Today, Emperor Hadrian of Rome is best remembered for the wall built in his name across Britain. Who was Hadrian, and did he kill anyone?
Hadrian likely ordered the executions of a number of his political rivals on becoming emperor, though he blamed other people. Hadrian was an accomplished military commander and is believed to have had a number of ambitious pretenders executed during his reign.
For more on Hadrian and his reign as Emperor of Rome, read on.
Hadrian was born Publius Aelius Hadrianus on January 24, 76 CE. There is disagreement regarding his birthplace, with some believing that he was born in Italica, his father’s hometown, and others stating that he came from Rome.
In 85, Hadrian’s father died and he was taken into the care of his father’s cousin, who would go on to become Emperor Trajan. He was also cared for by Acilius Attianus, who later became prefect of the Praetorian Guard when Hadrian became emperor.
During his teens, Hadrian traveled to Italica, located in southern Spain, near modern-day Seville. He received a military education and discovered a passion for hunting.
Hadrian’s guardian, Trajan, became a consul of Rome and Hadrian embarked on a political career of his own. He also put his military education to good use and rose to the rank of tribune, commanding three legions.
During his military service, Hadrian was sent to Gaul to meet with Trajan. Trajan had recently been adopted by Emperor Nerva and named as his chosen successor, meaning that Hadrian was suddenly one of the most influential figures in the Roman Empire.
In 98, Nerva died, with Trajan becoming Emperor of Rome. Hadrian’s brother-in-law, Servianus, envied his position as Trajan’s likeliest heir and attempted to prevent Hadrian from being the first to inform Trajan of Nerva’s passing.
Hadrian was an obvious target for plots. However, he was well-liked by Lucius Licinius Sura, Trajan’s closest political ally, who ensured that Hadrian was treated well. Hadrian also had the approval of Plotina, Trajan’s wife, who allowed him to marry Vibia Sabina, Trajan’s grand-niece.
Hadrian continued distinguishing himself in military service to the new emperor and became praetor in 106. He accompanied Trajan to Dacia during times of war and returned home to attain the highest possible position for a Roman senator: consul.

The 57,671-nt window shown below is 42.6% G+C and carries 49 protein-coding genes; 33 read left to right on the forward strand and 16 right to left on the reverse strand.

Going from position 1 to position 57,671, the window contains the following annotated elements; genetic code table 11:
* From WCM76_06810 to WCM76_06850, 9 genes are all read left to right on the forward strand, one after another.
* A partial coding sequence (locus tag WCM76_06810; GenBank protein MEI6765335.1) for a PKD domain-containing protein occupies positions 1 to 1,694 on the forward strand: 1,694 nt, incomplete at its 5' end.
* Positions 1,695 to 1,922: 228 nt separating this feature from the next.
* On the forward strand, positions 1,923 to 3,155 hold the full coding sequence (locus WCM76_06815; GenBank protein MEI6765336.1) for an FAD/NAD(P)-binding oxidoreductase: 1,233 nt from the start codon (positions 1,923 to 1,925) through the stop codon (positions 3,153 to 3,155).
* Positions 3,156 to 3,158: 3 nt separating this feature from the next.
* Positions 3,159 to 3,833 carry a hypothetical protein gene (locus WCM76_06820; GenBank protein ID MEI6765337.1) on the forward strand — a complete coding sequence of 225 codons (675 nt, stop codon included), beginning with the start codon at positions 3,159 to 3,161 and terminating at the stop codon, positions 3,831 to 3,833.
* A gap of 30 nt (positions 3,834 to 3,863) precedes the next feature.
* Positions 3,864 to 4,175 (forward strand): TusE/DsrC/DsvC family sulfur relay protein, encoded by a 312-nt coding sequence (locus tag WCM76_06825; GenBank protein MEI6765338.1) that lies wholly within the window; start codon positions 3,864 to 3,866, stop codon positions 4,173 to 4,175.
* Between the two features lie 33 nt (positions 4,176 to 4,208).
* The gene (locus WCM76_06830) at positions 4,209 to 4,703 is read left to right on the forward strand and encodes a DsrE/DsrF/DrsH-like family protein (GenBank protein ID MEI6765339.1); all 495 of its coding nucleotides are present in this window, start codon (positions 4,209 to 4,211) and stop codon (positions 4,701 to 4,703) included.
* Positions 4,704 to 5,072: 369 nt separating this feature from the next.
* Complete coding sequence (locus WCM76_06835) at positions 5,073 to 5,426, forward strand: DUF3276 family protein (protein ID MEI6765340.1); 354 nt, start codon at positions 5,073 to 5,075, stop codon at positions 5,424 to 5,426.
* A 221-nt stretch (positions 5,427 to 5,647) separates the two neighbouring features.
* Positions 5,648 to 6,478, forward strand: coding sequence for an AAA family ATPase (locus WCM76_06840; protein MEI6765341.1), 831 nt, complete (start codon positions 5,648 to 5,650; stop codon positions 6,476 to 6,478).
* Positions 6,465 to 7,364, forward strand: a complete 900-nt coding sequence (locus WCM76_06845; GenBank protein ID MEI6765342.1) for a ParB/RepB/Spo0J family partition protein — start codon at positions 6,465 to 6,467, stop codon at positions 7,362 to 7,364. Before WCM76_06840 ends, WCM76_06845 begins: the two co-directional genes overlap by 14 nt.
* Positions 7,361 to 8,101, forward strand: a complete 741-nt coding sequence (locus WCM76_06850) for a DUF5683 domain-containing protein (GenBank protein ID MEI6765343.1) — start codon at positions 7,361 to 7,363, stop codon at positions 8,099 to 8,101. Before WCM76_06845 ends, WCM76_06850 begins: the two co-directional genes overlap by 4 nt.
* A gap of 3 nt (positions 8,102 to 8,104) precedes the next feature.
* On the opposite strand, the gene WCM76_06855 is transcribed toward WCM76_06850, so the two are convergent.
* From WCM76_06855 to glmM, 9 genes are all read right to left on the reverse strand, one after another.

Shortly after Hadrian’s consulate, Licinius Sura died. Despite being one of Rome’s most prominent politicians, Hadrian’s career appears to have halted for approximately a decade. The exact reasons for this are unknown; some have speculated that Servianus was working against Hadrian and his allies, but this could just be a literary invention.
Hadrian spent time in Greece, becoming archon (a type of magistrate) in Athens in 112. The stay in Greece strongly influenced Hadrian, who expressed his admiration for Grecian culture throughout his life.
Hadrian’s mysterious exile from Rome eventually ended and he returned to favor in the capital of the Roman Empire. Hadrian is believed to have resumed his military service under Trajan shortly before the emperor’s death.
Emperor of Rome
On August 9, 117, Hadrian was informed that he had been legally adopted by his former guardian, meaning he was Trajan’s chosen heir. Shortly after the declaration, Trajan died on his journey home to Rome and Hadrian was proclaimed emperor by his troops.
Trajan had granted command of the Roman legions in Syria to Hadrian, aware that his adopted heir would need military support. The Roman Senate ratified the decision and Hadrian became Emperor of Rome.
On his way home, a number of Hadrian’s rivals in Rome were executed at the order of Prefect Acilius Attianus, one of his guardians. Hadrian claimed to have played no part in the killings and soon replaced Attianus.
Emperor Hadrian adopted a policy of consolidation, withdrawing troops from campaigns of expansion, looking instead to secure the borders of the Roman Empire. He ordered the construction of a defensive wall, Hadrian’s Wall, during a visit to Britain.
After numerous tours around the Empire, Hadrian traveled to Palestine in May 134 to suppress a Jewish revolt in Judaea. The revolt was likely caused by Hadrian banning circumcision in the Empire, as a result of his dislike of physical mutilation.
Hadrian’s cause of death is unclear, but it appears to have been the result of a prolonged illness. He died on July 10, 138 CE, at the age of 62. He was not widely mourned, being considered a figure of little affection.